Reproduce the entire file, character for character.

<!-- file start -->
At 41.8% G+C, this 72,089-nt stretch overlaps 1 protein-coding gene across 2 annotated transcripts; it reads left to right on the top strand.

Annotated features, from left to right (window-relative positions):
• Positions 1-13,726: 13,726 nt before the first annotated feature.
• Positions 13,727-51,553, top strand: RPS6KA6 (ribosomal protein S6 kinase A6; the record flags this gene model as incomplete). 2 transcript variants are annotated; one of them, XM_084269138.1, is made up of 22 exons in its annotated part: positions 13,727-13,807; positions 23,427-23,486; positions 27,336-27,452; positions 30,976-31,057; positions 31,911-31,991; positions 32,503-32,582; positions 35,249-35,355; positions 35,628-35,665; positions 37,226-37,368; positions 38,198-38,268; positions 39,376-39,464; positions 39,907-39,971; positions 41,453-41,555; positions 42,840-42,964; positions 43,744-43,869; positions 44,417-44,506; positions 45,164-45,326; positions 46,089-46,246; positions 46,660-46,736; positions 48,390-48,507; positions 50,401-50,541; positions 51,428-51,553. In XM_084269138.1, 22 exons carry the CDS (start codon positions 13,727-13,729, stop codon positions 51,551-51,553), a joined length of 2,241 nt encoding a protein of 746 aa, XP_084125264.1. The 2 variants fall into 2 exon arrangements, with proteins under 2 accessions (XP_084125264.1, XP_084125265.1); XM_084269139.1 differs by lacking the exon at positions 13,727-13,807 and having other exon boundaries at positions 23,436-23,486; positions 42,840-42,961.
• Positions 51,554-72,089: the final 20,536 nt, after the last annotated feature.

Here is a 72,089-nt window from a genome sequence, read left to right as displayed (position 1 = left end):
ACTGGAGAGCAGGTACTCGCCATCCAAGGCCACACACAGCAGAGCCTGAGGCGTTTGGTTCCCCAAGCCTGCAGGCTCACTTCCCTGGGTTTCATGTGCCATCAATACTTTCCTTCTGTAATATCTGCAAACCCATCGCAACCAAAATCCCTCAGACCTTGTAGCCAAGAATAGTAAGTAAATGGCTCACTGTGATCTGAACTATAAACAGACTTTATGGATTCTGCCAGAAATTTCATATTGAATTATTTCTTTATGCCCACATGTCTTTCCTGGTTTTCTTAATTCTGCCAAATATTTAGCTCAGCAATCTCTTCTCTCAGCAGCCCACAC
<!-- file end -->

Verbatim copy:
At 41.8% G+C, this 72,089-nt stretch overlaps 1 protein-coding gene across 2 annotated transcripts; it reads left to right on the top strand.

Annotated features, from left to right (window-relative positions):
• Positions 1-13,726: 13,726 nt before the first annotated feature.
• Positions 13,727-51,553, top strand: RPS6KA6 (ribosomal protein S6 kinase A6; the record flags this gene model as incomplete). 2 transcript variants are annotated; one of them, XM_084269138.1, is made up of 22 exons in its annotated part: positions 13,727-13,807; positions 23,427-23,486; positions 27,336-27,452; positions 30,976-31,057; positions 31,911-31,991; positions 32,503-32,582; positions 35,249-35,355; positions 35,628-35,665; positions 37,226-37,368; positions 38,198-38,268; positions 39,376-39,464; positions 39,907-39,971; positions 41,453-41,555; positions 42,840-42,964; positions 43,744-43,869; positions 44,417-44,506; positions 45,164-45,326; positions 46,089-46,246; positions 46,660-46,736; positions 48,390-48,507; positions 50,401-50,541; positions 51,428-51,553. In XM_084269138.1, 22 exons carry the CDS (start codon positions 13,727-13,729, stop codon positions 51,551-51,553), a joined length of 2,241 nt encoding a protein of 746 aa, XP_084125264.1. The 2 variants fall into 2 exon arrangements, with proteins under 2 accessions (XP_084125264.1, XP_084125265.1); XM_084269139.1 differs by lacking the exon at positions 13,727-13,807 and having other exon boundaries at positions 23,436-23,486; positions 42,840-42,961.
• Positions 51,554-72,089: the final 20,536 nt, after the last annotated feature.

Here is a 72,089-nt window from a genome sequence, read left to right as displayed (position 1 = left end):
ACTGGAGAGCAGGTACTCGCCATCCAAGGCCACACACAGCAGAGCCTGAGGCGTTTGGTTCCCCAAGCCTGCAGGCTCACTTCCCTGGGTTTCATGTGCCATCAATACTTTCCTTCTGTAATATCTGCAAACCCATCGCAACCAAAATCCCTCAGACCTTGTAGCCAAGAATAGTAAGTAAATGGCTCACTGTGATCTGAACTATAAACAGACTTTATGGATTCTGCCAGAAATTTCATATTGAATTATTTCTTTATGCCCACATGTCTTTCCTGGTTTTCTTAATTCTGCCAAATATTTAGCTCAGCAATCTCTTCTCTCAGCAGCCCACAC